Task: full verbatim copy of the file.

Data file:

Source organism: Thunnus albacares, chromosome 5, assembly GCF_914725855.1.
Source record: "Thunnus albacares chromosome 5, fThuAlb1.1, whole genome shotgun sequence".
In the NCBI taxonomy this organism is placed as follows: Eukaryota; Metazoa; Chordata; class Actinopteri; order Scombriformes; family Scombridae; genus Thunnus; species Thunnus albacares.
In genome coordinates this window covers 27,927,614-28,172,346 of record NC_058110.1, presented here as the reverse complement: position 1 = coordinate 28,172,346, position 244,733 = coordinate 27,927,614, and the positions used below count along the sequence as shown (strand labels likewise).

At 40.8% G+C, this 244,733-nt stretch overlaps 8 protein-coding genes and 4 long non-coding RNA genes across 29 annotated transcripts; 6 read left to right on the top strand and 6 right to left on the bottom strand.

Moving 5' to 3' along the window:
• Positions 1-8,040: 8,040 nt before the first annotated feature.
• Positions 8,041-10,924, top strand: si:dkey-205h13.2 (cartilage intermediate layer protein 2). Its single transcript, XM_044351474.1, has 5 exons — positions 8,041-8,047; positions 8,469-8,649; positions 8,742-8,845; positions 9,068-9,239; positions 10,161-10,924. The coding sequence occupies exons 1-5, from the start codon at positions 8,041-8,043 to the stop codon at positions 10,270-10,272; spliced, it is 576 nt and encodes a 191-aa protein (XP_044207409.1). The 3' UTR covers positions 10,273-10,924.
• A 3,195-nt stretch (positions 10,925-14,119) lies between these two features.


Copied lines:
Source organism: Thunnus albacares, chromosome 5, assembly GCF_914725855.1.
Source record: "Thunnus albacares chromosome 5, fThuAlb1.1, whole genome shotgun sequence".
In the NCBI taxonomy this organism is placed as follows: Eukaryota; Metazoa; Chordata; class Actinopteri; order Scombriformes; family Scombridae; genus Thunnus; species Thunnus albacares.
In genome coordinates this window covers 27,927,614-28,172,346 of record NC_058110.1, presented here as the reverse complement: position 1 = coordinate 28,172,346, position 244,733 = coordinate 27,927,614, and the positions used below count along the sequence as shown (strand labels likewise).

At 40.8% G+C, this 244,733-nt stretch overlaps 8 protein-coding genes and 4 long non-coding RNA genes across 29 annotated transcripts; 6 read left to right on the top strand and 6 right to left on the bottom strand.

Moving 5' to 3' along the window:
• Positions 1-8,040: 8,040 nt before the first annotated feature.
• Positions 8,041-10,924, top strand: si:dkey-205h13.2 (cartilage intermediate layer protein 2). Its single transcript, XM_044351474.1, has 5 exons — positions 8,041-8,047; positions 8,469-8,649; positions 8,742-8,845; positions 9,068-9,239; positions 10,161-10,924. The coding sequence occupies exons 1-5, from the start codon at positions 8,041-8,043 to the stop codon at positions 10,270-10,272; spliced, it is 576 nt and encodes a 191-aa protein (XP_044207409.1). The 3' UTR covers positions 10,273-10,924.
• A 3,195-nt stretch (positions 10,925-14,119) lies between these two features.